New Foundations for Imperative Logic: Pure Imperative Inference

Mind 120 (478):369 - 446 (2011)
Imperatives cannot be true, but they can be obeyed or binding: `Surrender!' is obeyed if you surrender and is binding if you have a reason to surrender. A pure declarative argument — whose premisses and conclusion are declaratives — is valid exactly if, necessarily, its conclusion is true if the conjunction of its premisses is true; similarly, I suggest, a pure imperative argument — whose premisses and conclusion are imperatives — is obedience-valid (alternatively: bindingness-valid) exactly if, necessarily, its conclusion is obeyed (alternatively: binding) if the conjunction of its premisses is. I argue that there are two kinds of bindingness, and that a vacillation between two corresponding variants of bindingness-validity largely explains conflicting intuitions concerning the validity of some pure imperative arguments. I prove that for each of those two variants of bindingness-validity there is an equivalent variant of obedience-validity. Finally, I address alternative accounts of pure imperative inference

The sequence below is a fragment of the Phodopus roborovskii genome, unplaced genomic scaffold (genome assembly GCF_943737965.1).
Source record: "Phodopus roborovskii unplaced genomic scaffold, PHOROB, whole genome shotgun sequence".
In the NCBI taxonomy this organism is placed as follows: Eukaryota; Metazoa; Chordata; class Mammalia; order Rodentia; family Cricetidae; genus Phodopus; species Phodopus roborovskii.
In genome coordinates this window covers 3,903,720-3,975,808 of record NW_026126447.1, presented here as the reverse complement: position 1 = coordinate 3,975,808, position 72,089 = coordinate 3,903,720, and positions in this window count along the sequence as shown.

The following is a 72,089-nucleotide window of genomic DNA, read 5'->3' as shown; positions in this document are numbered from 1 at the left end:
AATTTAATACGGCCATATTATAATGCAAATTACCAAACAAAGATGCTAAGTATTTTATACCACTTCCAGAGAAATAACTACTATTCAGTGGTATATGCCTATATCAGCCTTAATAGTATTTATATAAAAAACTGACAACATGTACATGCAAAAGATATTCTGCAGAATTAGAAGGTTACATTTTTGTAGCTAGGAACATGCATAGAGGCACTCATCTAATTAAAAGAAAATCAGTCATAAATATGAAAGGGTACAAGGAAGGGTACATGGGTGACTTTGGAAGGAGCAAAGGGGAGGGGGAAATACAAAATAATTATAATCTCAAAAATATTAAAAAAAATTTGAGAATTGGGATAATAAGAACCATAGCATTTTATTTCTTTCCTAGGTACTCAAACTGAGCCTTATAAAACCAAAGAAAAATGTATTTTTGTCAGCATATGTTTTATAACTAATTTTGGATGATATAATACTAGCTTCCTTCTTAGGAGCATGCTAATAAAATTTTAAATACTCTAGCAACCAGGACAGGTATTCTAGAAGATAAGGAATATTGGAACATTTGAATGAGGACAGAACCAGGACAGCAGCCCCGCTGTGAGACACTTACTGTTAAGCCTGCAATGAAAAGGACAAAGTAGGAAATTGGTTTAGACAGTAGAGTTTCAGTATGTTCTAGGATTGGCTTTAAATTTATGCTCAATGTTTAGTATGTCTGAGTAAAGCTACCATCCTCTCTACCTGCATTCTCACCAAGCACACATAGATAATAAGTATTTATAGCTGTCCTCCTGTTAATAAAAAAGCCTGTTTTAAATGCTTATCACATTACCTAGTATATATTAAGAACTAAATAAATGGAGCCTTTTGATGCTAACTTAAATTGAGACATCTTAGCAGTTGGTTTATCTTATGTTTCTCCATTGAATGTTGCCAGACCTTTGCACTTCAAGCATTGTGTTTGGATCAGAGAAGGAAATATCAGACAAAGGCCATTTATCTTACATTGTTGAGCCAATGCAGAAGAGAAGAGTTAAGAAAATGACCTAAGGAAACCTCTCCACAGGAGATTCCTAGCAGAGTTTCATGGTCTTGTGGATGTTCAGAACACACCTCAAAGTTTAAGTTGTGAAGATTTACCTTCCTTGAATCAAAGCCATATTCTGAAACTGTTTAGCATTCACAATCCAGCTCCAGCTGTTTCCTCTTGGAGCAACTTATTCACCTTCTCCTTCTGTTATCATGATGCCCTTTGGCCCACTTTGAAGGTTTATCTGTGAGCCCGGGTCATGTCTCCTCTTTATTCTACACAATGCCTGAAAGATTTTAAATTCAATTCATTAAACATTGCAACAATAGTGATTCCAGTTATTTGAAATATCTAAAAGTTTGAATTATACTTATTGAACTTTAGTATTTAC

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Nate Charlow (2014). Logic and Semantics for Imperatives. Journal of Philosophical Logic 43 (4):617-664.
Peter B. M. Vranas (2010). In Defense of Imperative Inference. Journal of Philosophical Logic 39 (1):59 - 71.
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